I feel like the crowd is polarising: you see either very senior people that are registered, who are there to attend the festival, and be part of the conversation and network, or you see people who go by themselves, who are not really affiliated with advertisers. However, the latter tend to treat the week more like a spring-break party. They’re not really going to the Cannes festival, they’re just going to the side events that happen around it.

 

Q > What would your advice be for making the most of the festival?

SL > This might be an obvious answer, but actually go and see the work and meet people. There’s an amazing curation of work from all over the world to be enjoyed. It’s a great way to see where creativity is now, and what’s happening in certain regions - or globally. It’s beautiful to walk along the Palais and see all the work that’s been shortlisted and has won.

Personally, I find it so inspiring. I return to home fired up every year, wanting to push the boundaries of my own work. It’s exciting. It also gives a sneak peek of where things are going. It was clear last year that everything was going to be about virtual reality and 360 video in 2016. So, actually, going back to things that I’m looking forward to, I’m really itching to see the work people have done in VR and 360 video. They’re such technically challenging mediums that it will be fascinating to see what has been done creatively.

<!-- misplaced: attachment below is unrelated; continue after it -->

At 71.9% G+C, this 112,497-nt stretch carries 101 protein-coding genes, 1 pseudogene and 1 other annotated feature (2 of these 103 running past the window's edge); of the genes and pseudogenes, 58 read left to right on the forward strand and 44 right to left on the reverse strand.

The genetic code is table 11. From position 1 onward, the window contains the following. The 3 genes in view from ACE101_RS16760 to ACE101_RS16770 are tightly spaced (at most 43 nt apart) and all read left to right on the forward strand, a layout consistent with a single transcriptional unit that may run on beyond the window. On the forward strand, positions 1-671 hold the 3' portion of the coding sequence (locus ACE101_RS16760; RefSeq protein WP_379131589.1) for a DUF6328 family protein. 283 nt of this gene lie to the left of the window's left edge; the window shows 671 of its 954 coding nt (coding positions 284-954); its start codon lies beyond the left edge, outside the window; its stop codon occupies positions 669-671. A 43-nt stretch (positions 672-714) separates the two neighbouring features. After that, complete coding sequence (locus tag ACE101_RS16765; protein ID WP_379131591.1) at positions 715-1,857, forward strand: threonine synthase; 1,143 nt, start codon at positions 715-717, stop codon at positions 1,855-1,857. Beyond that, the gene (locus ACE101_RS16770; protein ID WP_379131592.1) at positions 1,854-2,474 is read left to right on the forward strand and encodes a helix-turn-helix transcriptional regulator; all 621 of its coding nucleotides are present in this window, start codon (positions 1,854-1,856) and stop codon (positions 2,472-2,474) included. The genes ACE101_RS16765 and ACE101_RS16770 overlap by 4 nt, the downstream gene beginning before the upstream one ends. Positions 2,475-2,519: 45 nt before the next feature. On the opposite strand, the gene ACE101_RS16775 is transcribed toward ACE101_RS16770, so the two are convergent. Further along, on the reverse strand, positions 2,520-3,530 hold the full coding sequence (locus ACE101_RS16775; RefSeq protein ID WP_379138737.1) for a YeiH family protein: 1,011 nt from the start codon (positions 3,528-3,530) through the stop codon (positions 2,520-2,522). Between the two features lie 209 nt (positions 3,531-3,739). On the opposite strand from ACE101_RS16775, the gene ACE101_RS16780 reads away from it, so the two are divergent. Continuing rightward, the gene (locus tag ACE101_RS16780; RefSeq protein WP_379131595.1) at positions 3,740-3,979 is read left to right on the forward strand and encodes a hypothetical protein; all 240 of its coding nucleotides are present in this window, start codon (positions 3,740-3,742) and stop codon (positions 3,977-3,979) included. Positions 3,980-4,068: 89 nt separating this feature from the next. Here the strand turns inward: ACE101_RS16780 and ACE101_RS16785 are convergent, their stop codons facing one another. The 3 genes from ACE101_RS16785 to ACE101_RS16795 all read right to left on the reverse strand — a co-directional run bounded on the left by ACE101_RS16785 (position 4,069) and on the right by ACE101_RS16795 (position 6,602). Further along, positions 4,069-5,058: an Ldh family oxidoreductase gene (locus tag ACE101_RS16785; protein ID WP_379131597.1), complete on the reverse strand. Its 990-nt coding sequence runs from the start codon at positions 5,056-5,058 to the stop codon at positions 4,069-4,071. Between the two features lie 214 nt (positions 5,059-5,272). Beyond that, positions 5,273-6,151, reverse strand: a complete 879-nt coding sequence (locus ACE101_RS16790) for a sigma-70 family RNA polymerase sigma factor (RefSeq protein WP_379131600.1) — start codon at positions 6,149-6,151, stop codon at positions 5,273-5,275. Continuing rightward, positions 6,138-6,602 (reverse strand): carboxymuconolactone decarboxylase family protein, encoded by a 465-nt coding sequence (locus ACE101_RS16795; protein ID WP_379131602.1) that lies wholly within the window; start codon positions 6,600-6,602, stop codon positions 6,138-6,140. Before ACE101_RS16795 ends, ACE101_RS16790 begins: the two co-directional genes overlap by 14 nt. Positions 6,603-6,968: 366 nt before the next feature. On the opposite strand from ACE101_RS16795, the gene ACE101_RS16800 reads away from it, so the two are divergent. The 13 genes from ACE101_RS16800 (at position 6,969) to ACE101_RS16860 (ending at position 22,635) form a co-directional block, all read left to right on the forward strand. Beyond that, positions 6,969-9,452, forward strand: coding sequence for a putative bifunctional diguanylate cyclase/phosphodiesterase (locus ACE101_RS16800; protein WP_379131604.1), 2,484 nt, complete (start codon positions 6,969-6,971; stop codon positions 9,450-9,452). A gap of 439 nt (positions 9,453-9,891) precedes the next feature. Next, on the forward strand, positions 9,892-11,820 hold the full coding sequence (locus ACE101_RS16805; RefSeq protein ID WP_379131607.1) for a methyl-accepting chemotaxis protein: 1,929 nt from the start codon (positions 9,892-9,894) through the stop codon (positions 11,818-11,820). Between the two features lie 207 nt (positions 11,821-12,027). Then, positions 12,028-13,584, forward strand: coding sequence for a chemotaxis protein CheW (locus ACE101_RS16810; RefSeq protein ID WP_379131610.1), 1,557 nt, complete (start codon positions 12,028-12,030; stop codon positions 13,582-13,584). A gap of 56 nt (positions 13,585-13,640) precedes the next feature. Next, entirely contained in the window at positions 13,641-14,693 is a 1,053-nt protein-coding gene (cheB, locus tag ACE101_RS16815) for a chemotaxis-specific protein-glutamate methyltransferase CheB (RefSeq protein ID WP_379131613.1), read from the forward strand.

Q > Excluding Craft’s work, is there anything that you’ve seen that you think will do well this year?

SL > I feel that this year a lot of the interesting work leading to Cannes has revolved around multi-platform experiential campaigns. Similar to our Xbox Survival Billboard, I think Lockheed Martin’s virtual reality Mars Experience Bus will do well. Other than that I think we will see great work from all the usual suspects.

 

Q > Finally, it wouldn’t be a good week at Cannes without…

SL > The Little Black Book beach. I always meet great, interesting people, and I very much enjoy going there.

In fact, the Sunday and Monday following the festival are my favourite days to be in Cannes. Usually, on Sunday night, a group of us get together and have dinner. On Monday, almost everyone from the advertising industry has gone, so you get to properly see this magnificent French city, to wind down and reflect on what you’ve experienced over the past week.

Genre: Digital , Experiential , People , Strategy/Insight